Alfred E. Smith Playground
Governor Alfred E. Smith Park
The greatest privilege that can come to any man
is to give himself to the nation which reared him.
-Alfred E. Smith, Governor
Alfred Emanuel Smith (1873-1944) was a great figure in New York State, New York City, and the Lower East Side. A son of Irish immigrants, Smith dropped out of St. James Parochial School to help support his family. However, his lack of formal education did not hinder Smith from becoming a renowned New York legislator and executive.
In 1904 Smith was elected to his first government office as a Democratic member of the State Assembly. While serving on the Assembly, Smith co-chaired the Factory Investigating Commission with State Senator Robert F. Wagner. Together they investigated labor conditions and passed laws to raise safety standards and limit work hours. In 1917 Smith was elected President of the Board of Aldermen. In 1918 he was elected the first Irish Catholic Governor of New York, a position he held for four two-year terms. A loyal supporter of improvements to the Lower East Side which he called "the old neighborhood"-Smith sponsored legislation for rent control, tenant protection, and low-cost housing. As Governor, he appointed Robert Moses as Chairman of the New York State Council on Parks in 1924, and as Secretary of State in 1927.
Smith made history in 1928 as the first Irish Catholic to be nominated for President. He ran as the Democratic nominee but lost the election to Herbert Hoover. Soon after his defeat, Smith and his family returned to New York City and moved into an apartment on Fifth Avenue. Smith became a central figure in municipal development. He supported the development of new housing and parkland that was eventually built near his birthplace, 174 South Street. The housing was to provide homes for the overpopulated Lower East Side, and to provide residents with open space and greenery on their doorstep. The Governor Alfred E. Smith Houses were erected in the early 1950s, and were named in memory of Smith, who had died in 1944.
Alfred E. Smith Park, located at the junction of Catherine Slip, Madison, and South Streets, was dedicated on June 1, 1950. The park features two memorials to Governor Smith, who was also known as "The Happy Warrior," "The King of Oliver Street," and "The First Citizen." Charles Keck designed the nine-foot bronze figure of the Governor and the bas-relief of children at play. The relief represents "The Sidewalks of New York," a song always played at Al Smith's campaign rallies. Paul Manship created the flagpole base decorated with animals native to New York before colonial settlement. The park includes a large children's playground and a plaza equipped with benches.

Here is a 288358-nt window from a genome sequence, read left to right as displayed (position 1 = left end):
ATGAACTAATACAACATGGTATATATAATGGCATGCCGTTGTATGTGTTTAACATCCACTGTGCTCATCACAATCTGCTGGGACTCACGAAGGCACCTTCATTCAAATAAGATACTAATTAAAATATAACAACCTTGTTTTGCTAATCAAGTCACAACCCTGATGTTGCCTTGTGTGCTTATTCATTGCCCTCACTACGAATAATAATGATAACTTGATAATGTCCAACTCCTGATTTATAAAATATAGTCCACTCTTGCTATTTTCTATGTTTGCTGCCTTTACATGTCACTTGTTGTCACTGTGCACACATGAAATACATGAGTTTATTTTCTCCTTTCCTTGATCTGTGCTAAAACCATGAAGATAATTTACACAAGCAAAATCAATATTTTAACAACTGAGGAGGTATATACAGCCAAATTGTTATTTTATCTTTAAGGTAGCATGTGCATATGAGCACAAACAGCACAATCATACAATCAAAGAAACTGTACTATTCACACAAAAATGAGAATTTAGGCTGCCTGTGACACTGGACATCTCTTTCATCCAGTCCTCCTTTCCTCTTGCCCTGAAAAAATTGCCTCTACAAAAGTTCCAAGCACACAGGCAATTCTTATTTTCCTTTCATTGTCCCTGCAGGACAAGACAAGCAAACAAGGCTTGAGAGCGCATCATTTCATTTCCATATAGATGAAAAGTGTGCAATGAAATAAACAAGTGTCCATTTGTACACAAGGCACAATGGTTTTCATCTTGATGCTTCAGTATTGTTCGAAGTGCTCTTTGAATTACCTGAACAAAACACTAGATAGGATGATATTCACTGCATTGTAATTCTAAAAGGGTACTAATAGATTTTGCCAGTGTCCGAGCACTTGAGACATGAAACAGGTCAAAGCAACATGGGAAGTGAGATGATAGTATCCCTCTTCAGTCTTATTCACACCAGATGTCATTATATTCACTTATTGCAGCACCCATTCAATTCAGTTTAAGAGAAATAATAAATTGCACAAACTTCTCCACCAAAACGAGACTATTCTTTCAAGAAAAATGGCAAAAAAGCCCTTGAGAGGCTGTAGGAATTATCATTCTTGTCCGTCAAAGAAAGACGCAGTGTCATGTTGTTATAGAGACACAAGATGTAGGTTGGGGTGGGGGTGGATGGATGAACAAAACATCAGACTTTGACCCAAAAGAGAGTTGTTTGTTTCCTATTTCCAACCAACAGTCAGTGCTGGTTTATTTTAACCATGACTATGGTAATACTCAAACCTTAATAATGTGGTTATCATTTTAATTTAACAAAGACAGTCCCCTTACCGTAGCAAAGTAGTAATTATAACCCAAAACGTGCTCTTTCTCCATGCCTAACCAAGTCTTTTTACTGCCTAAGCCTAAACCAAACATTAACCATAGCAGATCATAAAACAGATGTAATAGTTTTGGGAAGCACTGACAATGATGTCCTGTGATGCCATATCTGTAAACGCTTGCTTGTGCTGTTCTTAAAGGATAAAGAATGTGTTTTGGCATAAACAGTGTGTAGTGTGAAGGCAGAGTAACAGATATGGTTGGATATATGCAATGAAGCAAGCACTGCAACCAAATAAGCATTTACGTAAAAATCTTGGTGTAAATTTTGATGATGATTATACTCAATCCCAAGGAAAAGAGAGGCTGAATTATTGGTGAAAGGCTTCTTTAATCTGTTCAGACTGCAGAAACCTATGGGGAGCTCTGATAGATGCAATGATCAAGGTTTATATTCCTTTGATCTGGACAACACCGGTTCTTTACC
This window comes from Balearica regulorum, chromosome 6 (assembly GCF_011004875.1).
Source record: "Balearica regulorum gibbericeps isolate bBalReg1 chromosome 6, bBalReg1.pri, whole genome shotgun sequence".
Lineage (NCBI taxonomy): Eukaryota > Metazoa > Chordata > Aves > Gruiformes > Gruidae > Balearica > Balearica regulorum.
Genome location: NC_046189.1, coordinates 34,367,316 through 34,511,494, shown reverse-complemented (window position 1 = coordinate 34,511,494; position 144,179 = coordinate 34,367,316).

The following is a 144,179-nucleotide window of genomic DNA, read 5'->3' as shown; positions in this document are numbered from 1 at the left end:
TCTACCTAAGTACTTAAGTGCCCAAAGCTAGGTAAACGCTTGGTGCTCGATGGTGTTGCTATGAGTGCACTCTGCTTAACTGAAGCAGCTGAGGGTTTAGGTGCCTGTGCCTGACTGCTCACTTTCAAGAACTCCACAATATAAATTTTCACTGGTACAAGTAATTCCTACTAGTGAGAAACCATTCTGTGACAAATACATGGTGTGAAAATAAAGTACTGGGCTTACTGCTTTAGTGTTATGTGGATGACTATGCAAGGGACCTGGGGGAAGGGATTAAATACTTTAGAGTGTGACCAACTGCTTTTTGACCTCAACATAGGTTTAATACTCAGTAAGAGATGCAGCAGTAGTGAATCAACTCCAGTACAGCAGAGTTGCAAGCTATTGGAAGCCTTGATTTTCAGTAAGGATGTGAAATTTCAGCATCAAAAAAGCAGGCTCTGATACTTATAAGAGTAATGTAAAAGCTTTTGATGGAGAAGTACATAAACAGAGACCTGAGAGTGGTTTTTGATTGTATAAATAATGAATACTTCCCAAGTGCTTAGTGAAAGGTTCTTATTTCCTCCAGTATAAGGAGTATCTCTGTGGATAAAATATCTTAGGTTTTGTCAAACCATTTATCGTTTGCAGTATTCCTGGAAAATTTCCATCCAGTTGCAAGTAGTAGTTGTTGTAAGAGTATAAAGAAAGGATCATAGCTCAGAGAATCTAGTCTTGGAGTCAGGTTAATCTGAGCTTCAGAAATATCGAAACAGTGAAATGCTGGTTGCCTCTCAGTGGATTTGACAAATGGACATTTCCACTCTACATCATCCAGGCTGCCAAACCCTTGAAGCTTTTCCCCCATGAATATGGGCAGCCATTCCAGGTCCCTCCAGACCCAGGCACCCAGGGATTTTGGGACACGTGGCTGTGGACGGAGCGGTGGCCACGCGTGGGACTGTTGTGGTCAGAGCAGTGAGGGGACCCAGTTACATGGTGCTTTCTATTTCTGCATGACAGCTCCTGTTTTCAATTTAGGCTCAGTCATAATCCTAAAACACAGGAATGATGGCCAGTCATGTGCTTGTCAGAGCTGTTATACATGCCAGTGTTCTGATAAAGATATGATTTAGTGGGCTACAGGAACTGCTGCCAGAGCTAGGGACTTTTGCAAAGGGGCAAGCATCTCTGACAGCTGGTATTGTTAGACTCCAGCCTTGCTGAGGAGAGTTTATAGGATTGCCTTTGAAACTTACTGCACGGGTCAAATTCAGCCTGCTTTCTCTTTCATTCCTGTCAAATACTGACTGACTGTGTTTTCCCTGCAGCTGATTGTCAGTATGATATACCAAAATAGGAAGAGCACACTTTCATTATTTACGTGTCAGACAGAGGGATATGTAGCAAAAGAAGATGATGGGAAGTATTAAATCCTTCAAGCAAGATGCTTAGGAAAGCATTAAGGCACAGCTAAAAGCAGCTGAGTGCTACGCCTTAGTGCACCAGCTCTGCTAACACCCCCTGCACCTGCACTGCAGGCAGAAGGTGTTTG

By 1963 the Lower East Side was suffering from a shortage of schools and recreational spaces. An agreement was reached between Parks and the Board of Education to relinquish a portion of the park for the new Public School 126. In exchange, the Board of Education would build a recreation center and cede the vocational school to Parks. The Alfred E. Smith Recreation Center was opened in 1967 with a new gymnasium and community rooms. The Human Resources Administration maintains the vocational school as a family shelter.
Today, the park is an oasis in a vibrant neighborhood. A capital reconstruction project, completed in 1997, brought new life to the playground. New modular play equipment, animal art, a spray shower, and a fire engine slide were installed in the playground, now the site of the City Parks Foundation's "Summer Fun in the Playground" program. The park and recreation center have become what Smith hoped would be a "happier home for his neighbors."
Directions to Alfred E. Smith Playground
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Alfred E. Smith Recreation Center
Beginning Thursday, September 4, the gymnasium at Alfred E. Smith Recreation Center is closed for approximately two weeks. The floor is being maintained and improved for the next session. For further information, please call the center at (212) 285-0301.
Anticipated Completion: Summer 2014
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Alfred E. Smith Playground